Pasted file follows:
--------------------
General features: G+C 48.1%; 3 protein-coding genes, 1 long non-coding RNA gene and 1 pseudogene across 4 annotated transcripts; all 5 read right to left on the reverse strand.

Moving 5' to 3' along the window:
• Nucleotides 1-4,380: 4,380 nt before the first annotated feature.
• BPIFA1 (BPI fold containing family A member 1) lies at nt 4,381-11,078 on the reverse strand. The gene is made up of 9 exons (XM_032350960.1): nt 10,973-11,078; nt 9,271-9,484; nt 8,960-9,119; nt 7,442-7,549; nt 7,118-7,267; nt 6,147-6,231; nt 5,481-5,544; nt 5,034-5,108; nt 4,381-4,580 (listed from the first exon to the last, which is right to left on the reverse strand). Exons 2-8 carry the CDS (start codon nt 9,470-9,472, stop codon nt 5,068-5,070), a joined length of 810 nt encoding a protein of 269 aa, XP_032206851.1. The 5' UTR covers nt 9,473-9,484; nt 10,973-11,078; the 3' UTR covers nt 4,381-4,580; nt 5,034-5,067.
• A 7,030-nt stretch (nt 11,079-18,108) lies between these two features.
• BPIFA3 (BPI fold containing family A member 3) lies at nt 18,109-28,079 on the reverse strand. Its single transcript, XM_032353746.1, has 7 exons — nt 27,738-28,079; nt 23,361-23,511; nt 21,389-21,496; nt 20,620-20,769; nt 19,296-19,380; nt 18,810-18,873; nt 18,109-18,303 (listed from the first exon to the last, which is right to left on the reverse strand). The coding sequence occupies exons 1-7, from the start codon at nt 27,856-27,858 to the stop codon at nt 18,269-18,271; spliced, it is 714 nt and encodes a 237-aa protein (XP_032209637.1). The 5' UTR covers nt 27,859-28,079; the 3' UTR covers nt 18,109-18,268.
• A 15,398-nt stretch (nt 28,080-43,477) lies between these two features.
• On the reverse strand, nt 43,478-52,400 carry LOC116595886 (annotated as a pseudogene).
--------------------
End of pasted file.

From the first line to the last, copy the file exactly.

General features: G+C 48.1%; 3 protein-coding genes, 1 long non-coding RNA gene and 1 pseudogene across 4 annotated transcripts; all 5 read right to left on the reverse strand.

Moving 5' to 3' along the window:
• Nucleotides 1-4,380: 4,380 nt before the first annotated feature.
• BPIFA1 (BPI fold containing family A member 1) lies at nt 4,381-11,078 on the reverse strand. The gene is made up of 9 exons (XM_032350960.1): nt 10,973-11,078; nt 9,271-9,484; nt 8,960-9,119; nt 7,442-7,549; nt 7,118-7,267; nt 6,147-6,231; nt 5,481-5,544; nt 5,034-5,108; nt 4,381-4,580 (listed from the first exon to the last, which is right to left on the reverse strand). Exons 2-8 carry the CDS (start codon nt 9,470-9,472, stop codon nt 5,068-5,070), a joined length of 810 nt encoding a protein of 269 aa, XP_032206851.1. The 5' UTR covers nt 9,473-9,484; nt 10,973-11,078; the 3' UTR covers nt 4,381-4,580; nt 5,034-5,067.
• A 7,030-nt stretch (nt 11,079-18,108) lies between these two features.
• BPIFA3 (BPI fold containing family A member 3) lies at nt 18,109-28,079 on the reverse strand. Its single transcript, XM_032353746.1, has 7 exons — nt 27,738-28,079; nt 23,361-23,511; nt 21,389-21,496; nt 20,620-20,769; nt 19,296-19,380; nt 18,810-18,873; nt 18,109-18,303 (listed from the first exon to the last, which is right to left on the reverse strand). The coding sequence occupies exons 1-7, from the start codon at nt 27,856-27,858 to the stop codon at nt 18,269-18,271; spliced, it is 714 nt and encodes a 237-aa protein (XP_032209637.1). The 5' UTR covers nt 27,859-28,079; the 3' UTR covers nt 18,109-18,268.
• A 15,398-nt stretch (nt 28,080-43,477) lies between these two features.
• On the reverse strand, nt 43,478-52,400 carry LOC116595886 (annotated as a pseudogene).